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Battle of Milazzo
Part of the War of the Quadruple Alliance
Date15 October 1718
LocationMilazzo, Sicily
Result Spanish victory
 Holy Roman Empire Spain Kingdom of Spain
Commanders and leaders
Count Wirich Philipp von Daun Marquis of Lede
6,000[1] 9,300
Casualties and losses
1,500 killed or wounded
300 prisoners
1,500 killed or wounded
200 prisoners

The Battle of Milazzo was fought on October 15, 1718 near the city of Milazzo in Sicily, Italy between Spain and Austria as part of the War of the Quadruple Alliance.


Frustrated by the loss of his Italian possessions after the War of the Spanish Succession, King Philip V of Spain had invaded Sardinia, now in Austrian possession in August 1717 and Sicily, which had been awarded to the Duke of Savoy, in July 1718.

He was taking advantage of the power vacuum in France after the death of Louis XIV, and the fact that Austria was tied up in the Austro-Turkish War of 1716-18. But on July 21, 1718 the Treaty of Passarowitz ended the war with Turkey and on August 2, this led to the formation of the Quadruple Alliance against Spain, between Austria, Britain, the Dutch Republic, and France.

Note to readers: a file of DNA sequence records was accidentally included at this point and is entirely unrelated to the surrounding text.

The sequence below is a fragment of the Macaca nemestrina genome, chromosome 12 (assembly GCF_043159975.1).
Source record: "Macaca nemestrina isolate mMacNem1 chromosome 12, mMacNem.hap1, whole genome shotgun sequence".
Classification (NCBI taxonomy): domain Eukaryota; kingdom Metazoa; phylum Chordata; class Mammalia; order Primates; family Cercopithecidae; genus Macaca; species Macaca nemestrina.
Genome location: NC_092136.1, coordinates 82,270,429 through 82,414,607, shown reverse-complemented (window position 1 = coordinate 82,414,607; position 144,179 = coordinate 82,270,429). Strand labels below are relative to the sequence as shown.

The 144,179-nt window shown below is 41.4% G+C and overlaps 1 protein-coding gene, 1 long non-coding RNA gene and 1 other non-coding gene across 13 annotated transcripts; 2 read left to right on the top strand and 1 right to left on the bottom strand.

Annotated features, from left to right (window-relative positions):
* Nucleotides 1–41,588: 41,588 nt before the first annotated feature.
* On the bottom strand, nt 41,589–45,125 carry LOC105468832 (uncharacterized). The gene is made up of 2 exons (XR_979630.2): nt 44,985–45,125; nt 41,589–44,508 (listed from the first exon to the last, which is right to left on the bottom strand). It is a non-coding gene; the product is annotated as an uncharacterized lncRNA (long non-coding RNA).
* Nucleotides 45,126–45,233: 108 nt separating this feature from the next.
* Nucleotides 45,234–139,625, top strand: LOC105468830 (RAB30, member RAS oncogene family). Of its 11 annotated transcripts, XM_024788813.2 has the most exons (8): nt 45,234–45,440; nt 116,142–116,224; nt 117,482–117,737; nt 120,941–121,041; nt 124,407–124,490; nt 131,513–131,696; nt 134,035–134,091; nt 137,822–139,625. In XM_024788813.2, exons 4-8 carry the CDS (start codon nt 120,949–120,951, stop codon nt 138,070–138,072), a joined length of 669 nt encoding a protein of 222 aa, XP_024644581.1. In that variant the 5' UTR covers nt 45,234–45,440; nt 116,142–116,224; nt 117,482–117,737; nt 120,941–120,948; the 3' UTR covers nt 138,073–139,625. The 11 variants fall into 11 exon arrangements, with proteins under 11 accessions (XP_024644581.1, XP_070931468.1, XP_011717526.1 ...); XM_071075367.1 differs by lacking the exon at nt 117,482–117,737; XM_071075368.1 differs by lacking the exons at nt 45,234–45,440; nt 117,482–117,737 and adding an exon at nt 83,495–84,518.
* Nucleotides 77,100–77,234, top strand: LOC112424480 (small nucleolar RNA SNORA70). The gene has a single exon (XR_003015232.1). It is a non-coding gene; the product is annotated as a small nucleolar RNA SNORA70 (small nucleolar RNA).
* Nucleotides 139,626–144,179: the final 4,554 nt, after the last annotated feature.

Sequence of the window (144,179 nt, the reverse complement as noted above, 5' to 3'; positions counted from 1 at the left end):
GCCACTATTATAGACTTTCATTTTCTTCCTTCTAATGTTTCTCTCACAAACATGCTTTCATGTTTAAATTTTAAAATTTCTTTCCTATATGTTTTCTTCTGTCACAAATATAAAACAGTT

Meanwhile, the Spanish, with 30,000 men under command of the Marquis of Lede, had taken the whole island, with the exception of the area around Messina, which was besieged since July 18.

On August 11, at the Battle of Cape Passaro, a British fleet, led by Sir George Byng, attacked and destroyed the Spanish fleet without a declaration of war. On October 13 this British fleet landed an Austrian army, assembled in Naples by the Austrian Viceroy Count Wirich Philipp von Daun near Milazzo, to lift the siege by the Spanish forces. This led to the battle on October 15.

The battle[]

The Austrians attacked very early in the morning, taking the Spanish by surprise. The two Spanish Dragoon regiments (Batavia and Lusitania) stopped the attack, to give the rest of the Spanish army time to deploy. Both regiments were decimated, but their sacrifice gave Lede the opportunity to counterattack. The Austrians were pushed back and the Spanish pursued the fleeing army, causing many casualties.

The Austrians lost 1,500 killed or wounded and 300 prisoners. The Spanish lost 1,500 killed or wounded and 200 prisoners. Messina was taken by the Spanish, but the Marquis de Lede didn't take to opportunity to drive the Austrians completely from the island, leaving them a bridgehead around Milazzo. This bridgehead and naval supremacy after the Battle of Cape Passaro, gave the Austrians a chance to send over more troops the next year, leading to the Battle of Francavilla.


  1. Chandler: The Art of Warfare in the Age of Marlborough, p. 305. All statistics taken from Chandler.


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